Did you know that happiness is built into our DNA? Our brain is wired to encourage our body to choose what will keep us safe, healthy, nourished, and happy. Pope Francis even dismissed the commonly held notion that it is wrong to pursue happiness. He said, “God has placed in the heart of every man and woman an irrepressible desire for happiness, for fulfillment.” But he warns us against seeking happiness in the wrong things, and through the wrong means. So how then should we pursue our bliss? Here are three ideas to try:
Build your self-worth
Pope Francis asks, “Do you realize how much you are worth in the eyes of God? Do you know that you are loved and welcomed by him unconditionally, as indeed you are?” Sometimes, our unhappiness stems from lack of self-worth because we feel unworthy and unwanted. We forget who we are—or more specifically who we are to God. Maybe your life literally needs a wake-up call.
My Pope Tip: Start your day with a morning alarm with the simple message: “I am loved.” You may be surprised that, no matter the circumstance you may find yourself in that day, you can hold your head up and face them with confidence.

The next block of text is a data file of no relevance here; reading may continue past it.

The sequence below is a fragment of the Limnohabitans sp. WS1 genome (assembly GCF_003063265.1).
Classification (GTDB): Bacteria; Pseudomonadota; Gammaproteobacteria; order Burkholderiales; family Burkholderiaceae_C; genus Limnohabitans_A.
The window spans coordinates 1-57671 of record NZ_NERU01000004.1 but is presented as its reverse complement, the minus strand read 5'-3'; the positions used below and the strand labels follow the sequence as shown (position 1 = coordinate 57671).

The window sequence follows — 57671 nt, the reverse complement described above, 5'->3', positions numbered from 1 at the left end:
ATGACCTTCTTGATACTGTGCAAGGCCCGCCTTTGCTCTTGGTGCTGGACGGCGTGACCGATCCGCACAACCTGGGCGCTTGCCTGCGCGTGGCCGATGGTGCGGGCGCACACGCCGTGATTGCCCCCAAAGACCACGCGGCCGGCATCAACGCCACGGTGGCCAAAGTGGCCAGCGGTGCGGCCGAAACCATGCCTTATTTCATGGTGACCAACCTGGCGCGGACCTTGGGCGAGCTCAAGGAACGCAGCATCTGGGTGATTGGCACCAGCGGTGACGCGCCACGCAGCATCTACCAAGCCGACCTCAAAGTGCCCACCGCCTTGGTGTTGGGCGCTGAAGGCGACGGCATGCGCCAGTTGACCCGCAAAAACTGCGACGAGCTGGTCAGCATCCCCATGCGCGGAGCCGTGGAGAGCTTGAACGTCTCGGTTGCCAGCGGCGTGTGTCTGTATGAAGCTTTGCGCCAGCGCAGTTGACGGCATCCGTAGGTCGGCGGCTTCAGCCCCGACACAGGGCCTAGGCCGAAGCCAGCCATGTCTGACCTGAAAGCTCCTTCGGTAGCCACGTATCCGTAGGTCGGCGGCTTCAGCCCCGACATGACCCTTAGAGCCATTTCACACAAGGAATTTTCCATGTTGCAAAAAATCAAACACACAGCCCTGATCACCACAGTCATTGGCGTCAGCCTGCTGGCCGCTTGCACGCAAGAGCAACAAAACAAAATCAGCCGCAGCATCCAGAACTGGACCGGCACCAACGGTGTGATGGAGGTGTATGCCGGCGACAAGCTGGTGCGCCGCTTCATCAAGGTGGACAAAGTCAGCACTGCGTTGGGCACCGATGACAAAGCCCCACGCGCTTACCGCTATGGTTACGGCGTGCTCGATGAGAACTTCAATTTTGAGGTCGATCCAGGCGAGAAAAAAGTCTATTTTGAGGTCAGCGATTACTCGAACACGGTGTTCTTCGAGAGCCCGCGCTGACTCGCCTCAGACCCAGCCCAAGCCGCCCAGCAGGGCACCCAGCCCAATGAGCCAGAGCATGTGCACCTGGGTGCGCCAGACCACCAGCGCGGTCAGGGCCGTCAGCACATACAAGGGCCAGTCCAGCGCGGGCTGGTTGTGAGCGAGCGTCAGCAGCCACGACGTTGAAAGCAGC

Create Positive Change
Pope Francis has encouraged us to “have the courage to be happy.” Why would happiness require courage? Often, it is easier to complain and to settle for quick fixes, rather than go after what will make us truly happy. What is good for our souls—connection, reflection, and appreciation—gets lost in pursuit of what’s popular, or being popular. Being critical may win us “likes” but wouldn’t it be more powerful to take action instead of using just words?
My Pope Tip: Ask yourself, “am I part of the solution?” If you aren’t, how can you do your part in a real, transformative way?
Carrying the burden of anger oftentimes makes us feel stuck. “Live and let live,” Pope Francis advises. “Move forward and let others do the same.” The anger, hurt, and resentment that we carry with us leave no room for the joy of peace and human connection.
My Pope Tip: We may not be able to hear the person who hurt us saying “I’m sorry” but we can, in our own hearts, take off the chains that keep us in the past and choose to forgive. Peace will not come overnight but you’ll eventually feel a little lighter and a little more free, day by day.